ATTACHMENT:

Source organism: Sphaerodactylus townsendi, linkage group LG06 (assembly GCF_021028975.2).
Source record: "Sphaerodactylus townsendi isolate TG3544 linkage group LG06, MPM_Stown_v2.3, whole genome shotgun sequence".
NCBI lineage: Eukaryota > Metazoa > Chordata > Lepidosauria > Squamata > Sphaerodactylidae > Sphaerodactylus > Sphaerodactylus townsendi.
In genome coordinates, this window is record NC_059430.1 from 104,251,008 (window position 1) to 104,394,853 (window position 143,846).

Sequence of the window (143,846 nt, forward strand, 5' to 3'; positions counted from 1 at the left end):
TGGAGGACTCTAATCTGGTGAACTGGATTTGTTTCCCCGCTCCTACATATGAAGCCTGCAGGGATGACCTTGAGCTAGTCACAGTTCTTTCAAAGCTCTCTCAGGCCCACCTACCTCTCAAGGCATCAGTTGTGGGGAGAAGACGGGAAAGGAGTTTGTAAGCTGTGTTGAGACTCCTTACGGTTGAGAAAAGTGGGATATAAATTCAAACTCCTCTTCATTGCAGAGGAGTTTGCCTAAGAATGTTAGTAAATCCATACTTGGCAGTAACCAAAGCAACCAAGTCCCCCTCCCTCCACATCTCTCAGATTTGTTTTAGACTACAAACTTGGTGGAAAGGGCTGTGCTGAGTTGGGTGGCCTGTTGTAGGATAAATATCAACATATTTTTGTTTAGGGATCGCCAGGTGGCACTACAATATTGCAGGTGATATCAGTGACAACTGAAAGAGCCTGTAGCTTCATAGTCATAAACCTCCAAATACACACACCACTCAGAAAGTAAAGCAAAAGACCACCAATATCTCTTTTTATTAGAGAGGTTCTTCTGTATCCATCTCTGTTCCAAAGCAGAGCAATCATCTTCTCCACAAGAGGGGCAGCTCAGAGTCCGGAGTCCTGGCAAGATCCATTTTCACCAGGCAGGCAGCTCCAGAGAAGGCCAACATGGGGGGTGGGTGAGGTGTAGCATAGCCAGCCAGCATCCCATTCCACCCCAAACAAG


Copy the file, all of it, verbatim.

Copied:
Source organism: Sphaerodactylus townsendi, linkage group LG06 (assembly GCF_021028975.2).
Source record: "Sphaerodactylus townsendi isolate TG3544 linkage group LG06, MPM_Stown_v2.3, whole genome shotgun sequence".
NCBI lineage: Eukaryota > Metazoa > Chordata > Lepidosauria > Squamata > Sphaerodactylidae > Sphaerodactylus > Sphaerodactylus townsendi.
In genome coordinates, this window is record NC_059430.1 from 104,251,008 (window position 1) to 104,394,853 (window position 143,846).

Sequence of the window (143,846 nt, forward strand, 5' to 3'; positions counted from 1 at the left end):
TGGAGGACTCTAATCTGGTGAACTGGATTTGTTTCCCCGCTCCTACATATGAAGCCTGCAGGGATGACCTTGAGCTAGTCACAGTTCTTTCAAAGCTCTCTCAGGCCCACCTACCTCTCAAGGCATCAGTTGTGGGGAGAAGACGGGAAAGGAGTTTGTAAGCTGTGTTGAGACTCCTTACGGTTGAGAAAAGTGGGATATAAATTCAAACTCCTCTTCATTGCAGAGGAGTTTGCCTAAGAATGTTAGTAAATCCATACTTGGCAGTAACCAAAGCAACCAAGTCCCCCTCCCTCCACATCTCTCAGATTTGTTTTAGACTACAAACTTGGTGGAAAGGGCTGTGCTGAGTTGGGTGGCCTGTTGTAGGATAAATATCAACATATTTTTGTTTAGGGATCGCCAGGTGGCACTACAATATTGCAGGTGATATCAGTGACAACTGAAAGAGCCTGTAGCTTCATAGTCATAAACCTCCAAATACACACACCACTCAGAAAGTAAAGCAAAAGACCACCAATATCTCTTTTTATTAGAGAGGTTCTTCTGTATCCATCTCTGTTCCAAAGCAGAGCAATCATCTTCTCCACAAGAGGGGCAGCTCAGAGTCCGGAGTCCTGGCAAGATCCATTTTCACCAGGCAGGCAGCTCCAGAGAAGGCCAACATGGGGGGTGGGTGAGGTGTAGCATAGCCAGCCAGCATCCCATTCCACCCCAAACAAG